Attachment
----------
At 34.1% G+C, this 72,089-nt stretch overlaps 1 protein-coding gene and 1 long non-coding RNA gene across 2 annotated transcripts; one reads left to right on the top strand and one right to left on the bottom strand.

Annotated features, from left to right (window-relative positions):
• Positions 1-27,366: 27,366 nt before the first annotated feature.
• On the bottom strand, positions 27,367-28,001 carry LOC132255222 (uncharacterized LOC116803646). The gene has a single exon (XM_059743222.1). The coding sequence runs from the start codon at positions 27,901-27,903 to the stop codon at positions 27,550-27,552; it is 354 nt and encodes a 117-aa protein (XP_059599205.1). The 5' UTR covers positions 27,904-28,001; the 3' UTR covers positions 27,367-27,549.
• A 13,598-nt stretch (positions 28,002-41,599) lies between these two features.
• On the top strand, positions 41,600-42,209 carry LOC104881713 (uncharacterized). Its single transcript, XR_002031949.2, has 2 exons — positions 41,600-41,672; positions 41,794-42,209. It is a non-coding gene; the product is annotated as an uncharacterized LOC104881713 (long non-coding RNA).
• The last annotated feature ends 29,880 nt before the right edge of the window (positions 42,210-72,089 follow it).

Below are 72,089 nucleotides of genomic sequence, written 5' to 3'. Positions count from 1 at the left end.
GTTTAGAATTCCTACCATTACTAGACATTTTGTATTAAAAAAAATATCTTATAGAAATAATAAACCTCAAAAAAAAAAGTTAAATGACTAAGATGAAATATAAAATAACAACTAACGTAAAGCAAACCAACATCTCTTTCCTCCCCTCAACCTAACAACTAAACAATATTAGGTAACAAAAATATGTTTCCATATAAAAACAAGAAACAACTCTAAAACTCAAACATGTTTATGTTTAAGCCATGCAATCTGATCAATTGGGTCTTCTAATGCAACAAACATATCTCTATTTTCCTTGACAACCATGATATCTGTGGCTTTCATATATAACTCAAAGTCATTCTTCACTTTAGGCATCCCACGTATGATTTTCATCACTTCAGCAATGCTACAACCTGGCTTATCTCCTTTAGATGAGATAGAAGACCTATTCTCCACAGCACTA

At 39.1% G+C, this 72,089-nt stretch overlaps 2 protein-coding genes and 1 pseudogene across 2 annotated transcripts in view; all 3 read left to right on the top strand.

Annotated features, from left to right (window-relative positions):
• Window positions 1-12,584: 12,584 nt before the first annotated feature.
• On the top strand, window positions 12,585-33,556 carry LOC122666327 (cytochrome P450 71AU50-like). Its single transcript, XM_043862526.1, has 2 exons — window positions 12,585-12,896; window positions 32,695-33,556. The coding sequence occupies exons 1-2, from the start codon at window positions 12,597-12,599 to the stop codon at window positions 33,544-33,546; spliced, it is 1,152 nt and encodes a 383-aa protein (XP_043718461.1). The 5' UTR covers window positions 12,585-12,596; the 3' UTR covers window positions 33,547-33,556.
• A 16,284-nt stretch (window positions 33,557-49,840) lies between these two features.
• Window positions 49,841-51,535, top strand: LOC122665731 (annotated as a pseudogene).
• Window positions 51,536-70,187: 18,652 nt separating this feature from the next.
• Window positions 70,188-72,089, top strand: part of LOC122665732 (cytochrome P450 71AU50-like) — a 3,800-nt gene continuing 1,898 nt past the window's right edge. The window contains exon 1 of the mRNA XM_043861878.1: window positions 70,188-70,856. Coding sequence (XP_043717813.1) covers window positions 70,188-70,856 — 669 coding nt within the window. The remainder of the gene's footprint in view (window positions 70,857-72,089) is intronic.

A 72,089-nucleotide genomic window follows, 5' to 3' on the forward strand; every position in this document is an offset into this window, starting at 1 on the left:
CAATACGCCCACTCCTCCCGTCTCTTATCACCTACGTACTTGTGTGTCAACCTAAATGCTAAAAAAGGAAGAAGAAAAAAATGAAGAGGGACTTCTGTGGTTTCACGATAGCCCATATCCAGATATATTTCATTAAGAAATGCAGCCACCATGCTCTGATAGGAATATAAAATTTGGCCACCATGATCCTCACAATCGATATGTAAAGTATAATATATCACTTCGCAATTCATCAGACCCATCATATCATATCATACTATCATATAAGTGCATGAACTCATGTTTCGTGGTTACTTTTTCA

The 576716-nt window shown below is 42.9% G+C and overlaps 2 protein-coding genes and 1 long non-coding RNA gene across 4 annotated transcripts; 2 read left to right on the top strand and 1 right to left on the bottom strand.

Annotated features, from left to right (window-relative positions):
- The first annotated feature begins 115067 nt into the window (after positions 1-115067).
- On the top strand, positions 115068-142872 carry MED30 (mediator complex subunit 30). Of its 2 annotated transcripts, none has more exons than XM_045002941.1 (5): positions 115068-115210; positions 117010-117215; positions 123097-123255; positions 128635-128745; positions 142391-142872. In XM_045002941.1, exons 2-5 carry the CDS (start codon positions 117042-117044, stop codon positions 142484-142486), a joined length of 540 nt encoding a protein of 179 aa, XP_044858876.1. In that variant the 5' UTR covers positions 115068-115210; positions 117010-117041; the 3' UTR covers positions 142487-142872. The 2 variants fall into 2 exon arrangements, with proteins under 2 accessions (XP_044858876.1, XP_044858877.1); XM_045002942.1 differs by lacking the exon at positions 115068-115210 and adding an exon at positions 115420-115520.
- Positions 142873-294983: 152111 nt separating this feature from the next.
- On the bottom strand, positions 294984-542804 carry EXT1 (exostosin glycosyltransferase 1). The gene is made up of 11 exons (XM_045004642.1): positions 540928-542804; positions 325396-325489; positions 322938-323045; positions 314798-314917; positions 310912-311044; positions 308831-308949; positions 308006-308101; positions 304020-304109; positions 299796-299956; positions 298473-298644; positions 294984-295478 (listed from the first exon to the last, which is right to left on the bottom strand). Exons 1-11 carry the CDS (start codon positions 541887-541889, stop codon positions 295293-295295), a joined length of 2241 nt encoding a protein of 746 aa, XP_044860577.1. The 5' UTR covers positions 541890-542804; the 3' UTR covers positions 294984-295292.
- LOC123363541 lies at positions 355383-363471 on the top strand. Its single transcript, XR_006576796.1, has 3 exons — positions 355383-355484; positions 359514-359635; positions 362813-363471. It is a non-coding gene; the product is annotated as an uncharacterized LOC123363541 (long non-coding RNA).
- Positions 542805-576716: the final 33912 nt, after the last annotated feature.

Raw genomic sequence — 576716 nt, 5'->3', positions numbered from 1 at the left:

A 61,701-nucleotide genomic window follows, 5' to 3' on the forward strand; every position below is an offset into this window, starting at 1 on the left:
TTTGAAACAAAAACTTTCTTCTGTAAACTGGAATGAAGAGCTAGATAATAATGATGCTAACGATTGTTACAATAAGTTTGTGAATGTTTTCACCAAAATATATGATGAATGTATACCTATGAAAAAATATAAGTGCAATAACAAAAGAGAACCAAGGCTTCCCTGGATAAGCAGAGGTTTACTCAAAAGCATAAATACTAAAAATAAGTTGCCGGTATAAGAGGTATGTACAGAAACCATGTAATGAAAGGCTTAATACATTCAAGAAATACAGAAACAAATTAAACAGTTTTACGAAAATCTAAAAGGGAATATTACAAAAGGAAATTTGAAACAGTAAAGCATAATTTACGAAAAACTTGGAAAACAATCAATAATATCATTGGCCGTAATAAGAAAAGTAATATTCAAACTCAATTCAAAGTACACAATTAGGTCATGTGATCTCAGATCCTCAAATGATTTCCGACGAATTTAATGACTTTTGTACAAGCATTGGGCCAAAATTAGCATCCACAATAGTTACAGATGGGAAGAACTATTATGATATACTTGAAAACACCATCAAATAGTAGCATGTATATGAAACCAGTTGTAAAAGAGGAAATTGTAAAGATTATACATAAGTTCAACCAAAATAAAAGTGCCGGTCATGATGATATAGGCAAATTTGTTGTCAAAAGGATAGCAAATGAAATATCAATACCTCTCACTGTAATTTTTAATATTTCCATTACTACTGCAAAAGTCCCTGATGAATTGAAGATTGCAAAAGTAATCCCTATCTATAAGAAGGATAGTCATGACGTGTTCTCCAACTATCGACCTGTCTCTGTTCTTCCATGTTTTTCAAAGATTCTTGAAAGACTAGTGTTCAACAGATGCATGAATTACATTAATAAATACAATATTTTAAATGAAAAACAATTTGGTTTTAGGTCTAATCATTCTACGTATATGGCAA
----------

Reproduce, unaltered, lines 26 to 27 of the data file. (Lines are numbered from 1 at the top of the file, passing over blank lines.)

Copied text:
- LOC123363541 lies at positions 355383-363471 on the top strand. Its single transcript, XR_006576796.1, has 3 exons — positions 355383-355484; positions 359514-359635; positions 362813-363471. It is a non-coding gene; the product is annotated as an uncharacterized LOC123363541 (long non-coding RNA).
- Positions 542805-576716: the final 33912 nt, after the last annotated feature.